In my country circumstantial evidence can make a case and the testimony of only one witness can convict beyond a reasonable doubt. I can show via math (described above) that their claims are BS, so I am not afraid of court. One additional hint is how they marketed the shortage. There’s a JD Supra article by USL that gave an equation to show how bad the shortage was, but there was no end date on the equation and done in perpetuity it would lead to negative stenographers, which cannot happen if you’re getting new stenographers every year. Again, by failing to account for this, the multimillion dollar corporation makes the shortage look worse than it is.

      That’s all I can think of right now, but I haven’t reviewed all of my posts going back years to see what else I discovered and how I arrived at the conclusion that there was a fraud. But with the NCRA admitting that Ducker was debunked, I would say that my claims are on much stronger ground now than ever before.

      1. Wow I am a bit dumbfounded honestly, it seems like the foundation for the study I am writing is a bit weak now 😂

        About the ducker report, I also found it weird that most of the articles writing about the shortage always mention it, which was published back in 2014, almost 10 years ago (in my country, you can’t cite reports, studies more than 5 years ago, they are seen as outdated and irrelevant).

        Also, there is literally no recent statistic about the number of needed court reporters to aid this shortage. And kudos to you for reaching out to them to confirm if that projection holds true. It would also be very helpful if NCRA would release a statement similar to their reply to you, especially during these times when the shortage news is hot. And so that articles stop citing their outdated work!

        Also, as I read those shortage articles, I was a bit disappointed because there is no effort in finding the reasons for this shortage, like the profession not being marketed enough, but yes they do seem too eager to find an immediate solution for the shortage, which is to turn everything to digital.

        In my time of writing this, I am still in the process of reading your blog (starting from 2021 as you have said), then reading other sources about the shortage and about digital court reporting, as I am a bit confused on how that works.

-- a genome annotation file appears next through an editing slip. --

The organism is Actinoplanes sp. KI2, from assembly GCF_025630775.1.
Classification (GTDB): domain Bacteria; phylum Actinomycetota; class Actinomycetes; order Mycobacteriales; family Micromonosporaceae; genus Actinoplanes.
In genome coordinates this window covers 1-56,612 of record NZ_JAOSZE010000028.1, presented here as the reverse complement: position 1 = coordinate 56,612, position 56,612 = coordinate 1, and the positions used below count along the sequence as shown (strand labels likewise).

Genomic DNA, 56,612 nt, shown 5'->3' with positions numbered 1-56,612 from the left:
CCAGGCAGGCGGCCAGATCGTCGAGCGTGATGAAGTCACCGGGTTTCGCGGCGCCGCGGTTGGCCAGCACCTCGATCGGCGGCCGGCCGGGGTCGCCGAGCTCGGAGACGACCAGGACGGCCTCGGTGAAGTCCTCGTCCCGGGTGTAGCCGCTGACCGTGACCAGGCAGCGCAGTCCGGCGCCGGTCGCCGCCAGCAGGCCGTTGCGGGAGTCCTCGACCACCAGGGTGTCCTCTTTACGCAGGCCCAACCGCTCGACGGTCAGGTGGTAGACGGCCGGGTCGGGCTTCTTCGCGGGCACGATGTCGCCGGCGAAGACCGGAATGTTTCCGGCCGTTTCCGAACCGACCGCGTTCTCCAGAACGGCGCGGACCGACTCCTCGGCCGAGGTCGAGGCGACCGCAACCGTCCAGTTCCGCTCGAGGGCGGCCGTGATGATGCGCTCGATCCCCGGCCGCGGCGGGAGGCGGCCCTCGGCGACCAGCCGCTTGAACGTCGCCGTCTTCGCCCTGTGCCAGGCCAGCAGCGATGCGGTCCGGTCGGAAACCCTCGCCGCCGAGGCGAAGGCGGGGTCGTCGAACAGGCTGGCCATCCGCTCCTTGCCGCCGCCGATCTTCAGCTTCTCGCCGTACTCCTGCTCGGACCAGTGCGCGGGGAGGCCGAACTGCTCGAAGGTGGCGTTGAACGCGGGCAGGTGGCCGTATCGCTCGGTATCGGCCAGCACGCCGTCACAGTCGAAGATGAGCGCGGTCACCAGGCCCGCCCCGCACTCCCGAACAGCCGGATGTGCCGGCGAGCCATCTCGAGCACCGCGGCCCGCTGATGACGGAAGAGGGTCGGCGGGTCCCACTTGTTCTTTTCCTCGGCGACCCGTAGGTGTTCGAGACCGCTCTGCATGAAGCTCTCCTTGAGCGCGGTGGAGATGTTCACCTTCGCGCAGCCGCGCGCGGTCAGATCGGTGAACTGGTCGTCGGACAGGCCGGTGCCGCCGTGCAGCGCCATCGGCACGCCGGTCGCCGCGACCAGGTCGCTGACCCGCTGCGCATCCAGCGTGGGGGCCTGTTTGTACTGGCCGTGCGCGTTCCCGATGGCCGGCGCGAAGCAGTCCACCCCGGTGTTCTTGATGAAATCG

I wrote this at around 12 am so sorry for the ramblings! But I do like to ask you, as a court stenographer, what’s the current happening in your workplace, like if there is any signs and struggle of shortage? and are you encouraged by your employeer to turn digital now? Do you think the futures of court reporters are at risk due to this exaggeration of the shortage?

        I would also like to share that here in my place, there is no report of shortage in stenographers. It’s been two weeks since I have wrote to the national stenographer association here in my country confirming the shortage, and they still haven’t replied. As I am a student studying a course related to stenography, almost all of my professors claim there is a shortage though. I also noticed that only few graduates pursue court reporting, only 3 to 5 students in a class of 50. There has been a rumor in our department as well that the supreme court is planning to have an agreement with the university, that all students studying stenography will be automatically hired as court reporters.

        There’s also news here in our country that court reporting will be aided by ai to kind of alleviate the workloads of stenographers. But I believe we don’t have to worry as much as you guys in the US 😂, we are still too far from turning digital since most courts here don’t even have access to stenotype machines. although, I am a bit worried if AI turns to be cheaper than buying machines, my future is doomed.

        Anyways, your blog has definitely sparked my interest to look more into this issue. I admit I am still a bit skeptical about all of these, maybe I am still in denial that organizations might be teaming to erase a profession, which is so evil…

        “Cassandra Caldarella sent me some data that the shortage in CA may not be as bad as forecasted, but I haven’t had a chance to post it yet.” —- also I’ll be waiting for this!

      2. There are signs of struggle. New York City reporters were paid very low for like a decade and it scared a lot of reporters out of the field. Now the courts are having trouble recruiting. I am not personally encouraged to go digital. Future of court reporters is at severe risk because once they’ve recruited enough digital reporters to the market rates will fall from court reporter market glut. It’ll go from a respectable profession to a side hustle.

        I find it unlikely AI is good enough for legal reporting. In the Racial Disparities in Automatic Speech Recognition study AI was as low as 25% accurate.

        It is okay to doubt. It is healthy. My media pushes hard against the mainstream narrative. NCRA President Jason Meadors did state in a recent quote that the Ducker Report was pretty well debunked and NCRA strong wrote that it’s unreliable because it’s outdated. I’ll get that for you.

        It may help your skepticism to read the medical transcription post. You’ll see a lot of similarities with our field. You can also look up TakeMedBack by Dr. Mitch Li. Li claims the private equity companies in emergency medicine are claiming doctor shortage while replacing them with NPs. Truckers also have been accused of having a shortage but many truckers say there’s not a shortage, the pay is too low. Same with the teacher shortage. In my view, this is anecdotal evidence that these businesspeople have a playbook that they all use. I want to rip the pages out of their book and make sure they never try this nonsense again.